Ballet Black

Hackney Empire

Production photo

Ballet Black, playing their biggest venue yet, offered a varied and enjoyable programme for this stand alone performance at Hackney. It offered three of the works they danced at the Royal Opera House's Linbury Theatre earlier this year, along with two others to make a longer evening.

It opened with Antonia Franceschi's Kinderszenen, danced to composer Allen Shawn's Childhood Scenes, a playful piece that raised a joyous smile. The dancers give it a juvenile lightness while the choreography begins to suggest a growing awareness of adult attraction to the other gender as play moves into flirtation. It was danced against blacks instead of the abstract projections seen at Covent Garden but lushly lit.

Umdlalo kaSisi is composed and choreographed by Bawren Tavaziva, who uses a mixture of music, chants, grunts and spoken material to create his score. It starts off rather hieratically with very formal movement and is clearly influenced by his African background. The dancers enter huddled together with cloths draped over their heads, cloths which are later used as part of the choreography (costumes by Faith Caton). This appears to be a mourning piece but without being able to understand the text it looses much of its meaning. It is difficult to interpret the idea behind the choreography and appreciate its claimed celebration of life and community.

Liam Scarlett, who only graduated from the Royal Ballet School in 2005, is already establishing himself as a choreographer, with two works already for this company and others for the Royal Ballet. Instead of Hinterland, seen in the Linbury season, this programme offered Somente, a passionately playful duet for Jade Hale-Christofi and Sarah Kundi with Spanish flourishes danced to the guitar music of Rodrigo y Gabriela.

Martin Lawrence's Pendulum, to a score by Steve Reich, starts in silence before the beginning of a rhythmic pounding that feels like a slightly staggered heart-beat before ending in a sustained reverberation. It is thrillingly danced by the impressive looking Jazmon Voss and Cira Robinson. The tensions between the two turn into complex lifts, confrontations turn into trust. The sombre tones of Peter Todd's costumes are in contrast to the stronger colours of Yukiko Tsukamoto's costumes for the other ballets.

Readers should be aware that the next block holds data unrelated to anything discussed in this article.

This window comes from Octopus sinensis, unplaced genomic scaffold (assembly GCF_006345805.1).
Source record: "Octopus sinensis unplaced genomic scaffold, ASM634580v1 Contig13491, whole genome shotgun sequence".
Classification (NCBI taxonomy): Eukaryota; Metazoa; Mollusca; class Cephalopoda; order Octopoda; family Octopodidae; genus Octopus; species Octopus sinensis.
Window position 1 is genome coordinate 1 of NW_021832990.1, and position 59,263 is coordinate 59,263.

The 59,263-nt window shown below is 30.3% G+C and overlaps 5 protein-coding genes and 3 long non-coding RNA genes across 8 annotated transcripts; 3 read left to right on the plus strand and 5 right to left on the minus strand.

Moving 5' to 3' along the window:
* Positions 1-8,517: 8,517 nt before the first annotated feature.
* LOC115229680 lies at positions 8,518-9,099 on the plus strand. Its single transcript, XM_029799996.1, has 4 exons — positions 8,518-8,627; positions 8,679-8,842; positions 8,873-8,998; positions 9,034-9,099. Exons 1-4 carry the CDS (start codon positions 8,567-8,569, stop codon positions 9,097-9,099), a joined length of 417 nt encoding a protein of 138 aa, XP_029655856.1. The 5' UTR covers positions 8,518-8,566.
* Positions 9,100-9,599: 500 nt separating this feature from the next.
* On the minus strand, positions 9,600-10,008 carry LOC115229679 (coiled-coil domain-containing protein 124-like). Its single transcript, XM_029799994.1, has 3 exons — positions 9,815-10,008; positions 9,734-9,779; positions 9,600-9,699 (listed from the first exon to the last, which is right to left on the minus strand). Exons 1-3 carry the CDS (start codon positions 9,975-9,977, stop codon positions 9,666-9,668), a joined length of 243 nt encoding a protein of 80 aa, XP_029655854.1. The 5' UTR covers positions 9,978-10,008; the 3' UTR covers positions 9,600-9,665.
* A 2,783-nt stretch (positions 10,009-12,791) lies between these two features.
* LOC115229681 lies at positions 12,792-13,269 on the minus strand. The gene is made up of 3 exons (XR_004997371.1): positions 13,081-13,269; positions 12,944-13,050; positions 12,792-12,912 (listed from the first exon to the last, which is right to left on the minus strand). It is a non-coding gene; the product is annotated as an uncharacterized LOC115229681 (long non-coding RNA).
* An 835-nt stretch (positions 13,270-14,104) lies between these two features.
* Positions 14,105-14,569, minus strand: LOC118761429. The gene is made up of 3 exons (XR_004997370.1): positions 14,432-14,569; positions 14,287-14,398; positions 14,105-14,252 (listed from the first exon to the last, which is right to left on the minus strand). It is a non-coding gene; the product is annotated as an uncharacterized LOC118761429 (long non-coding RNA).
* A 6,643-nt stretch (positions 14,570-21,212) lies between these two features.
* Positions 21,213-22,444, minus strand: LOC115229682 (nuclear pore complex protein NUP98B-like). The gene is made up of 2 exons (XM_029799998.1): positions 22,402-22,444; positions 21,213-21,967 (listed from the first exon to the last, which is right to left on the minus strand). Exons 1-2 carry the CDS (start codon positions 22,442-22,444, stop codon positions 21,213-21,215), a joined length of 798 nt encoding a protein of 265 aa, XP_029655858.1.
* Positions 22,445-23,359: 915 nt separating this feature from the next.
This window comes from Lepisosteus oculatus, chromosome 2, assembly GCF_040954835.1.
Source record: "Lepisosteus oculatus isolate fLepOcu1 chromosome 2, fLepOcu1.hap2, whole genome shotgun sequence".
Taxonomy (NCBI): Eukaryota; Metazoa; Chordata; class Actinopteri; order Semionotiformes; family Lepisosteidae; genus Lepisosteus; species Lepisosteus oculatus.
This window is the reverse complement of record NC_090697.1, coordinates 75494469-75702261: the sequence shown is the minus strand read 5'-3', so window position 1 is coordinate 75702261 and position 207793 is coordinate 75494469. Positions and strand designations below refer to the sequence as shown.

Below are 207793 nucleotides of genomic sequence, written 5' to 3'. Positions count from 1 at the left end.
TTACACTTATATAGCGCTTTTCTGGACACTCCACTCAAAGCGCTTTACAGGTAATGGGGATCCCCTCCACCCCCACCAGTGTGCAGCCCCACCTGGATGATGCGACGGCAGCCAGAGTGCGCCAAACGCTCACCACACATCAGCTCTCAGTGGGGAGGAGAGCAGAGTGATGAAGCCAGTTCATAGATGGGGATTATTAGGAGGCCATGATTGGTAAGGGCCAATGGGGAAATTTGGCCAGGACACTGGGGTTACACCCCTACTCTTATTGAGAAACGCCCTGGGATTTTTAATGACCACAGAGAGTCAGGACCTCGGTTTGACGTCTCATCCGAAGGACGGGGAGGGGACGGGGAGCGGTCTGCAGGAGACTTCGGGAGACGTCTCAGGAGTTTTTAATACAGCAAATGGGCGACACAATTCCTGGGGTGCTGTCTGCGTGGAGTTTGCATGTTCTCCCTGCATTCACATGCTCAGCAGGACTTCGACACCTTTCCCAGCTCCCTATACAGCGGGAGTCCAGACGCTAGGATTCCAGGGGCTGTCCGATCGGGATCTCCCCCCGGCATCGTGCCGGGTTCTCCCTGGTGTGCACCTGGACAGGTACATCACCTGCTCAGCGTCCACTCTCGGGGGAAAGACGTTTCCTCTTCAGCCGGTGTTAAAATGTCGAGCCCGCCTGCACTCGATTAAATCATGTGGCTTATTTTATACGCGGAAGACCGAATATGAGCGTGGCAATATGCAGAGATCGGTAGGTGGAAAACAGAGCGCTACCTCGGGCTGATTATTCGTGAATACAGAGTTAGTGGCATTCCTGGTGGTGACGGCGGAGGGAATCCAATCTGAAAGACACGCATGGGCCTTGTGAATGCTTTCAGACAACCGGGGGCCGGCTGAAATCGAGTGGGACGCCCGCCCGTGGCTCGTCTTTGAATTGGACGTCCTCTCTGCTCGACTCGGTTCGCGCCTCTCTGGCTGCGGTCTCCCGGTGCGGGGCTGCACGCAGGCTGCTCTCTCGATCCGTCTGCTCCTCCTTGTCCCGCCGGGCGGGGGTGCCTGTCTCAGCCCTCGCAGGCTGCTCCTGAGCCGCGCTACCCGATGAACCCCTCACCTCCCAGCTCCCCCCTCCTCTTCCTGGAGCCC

The programme ended with Will Tuckett's Depouillment, in which his clean-lined choreography closely follows the score: Ravel's Sonata for Violin and Cello. The lead couple is often echoed by the other dancers in what is sometimes very concise pared-down movement set against more fluid choreography. Its effect was seriously marred by unfortunate lighting which often left the dancers poorly illuminated. Too often these days dance work is seriously under-lit, especially it seems when companies used to playing small venues move into larger ones. I had been delighted to find David Plater's lighting for the rest of the programme showed the dancers off to great advantage - clearly defining black skin even against black drapes, with a smoke effect above creating a coloured sky that complement the light patterns on the stage. Plater even manages to light black drapes to give them a strong physicality. What went wrong with this last work? Was there some technical problem? It interfered with my enjoyment of what could perhaps have been a rather satisfying ballet.

This has become an exciting young company that well deserves the support it gets from the Royal Opera House. It may seem a reverse kind of racism to have an all-black company but, though an increasing number of black and Asian dancers do now appear with our other ballet companies, there is not a lot of opportunity for black and ethnically Asian young Britons to see them. One of the aims in setting up this company was to provide roles models for the young and especially those who aspire to be dancers. The company opened its own school in 2004 and runs an associate programme with over 100 members. But they don't need any PC argument, they are just good to watch and with prices from £12.50 - £16.50 they were seen by a packed audience that was made up very differently from those usually at the Royal Opera House!

2nd July 2009 only

Reviewer: Howard Loxton

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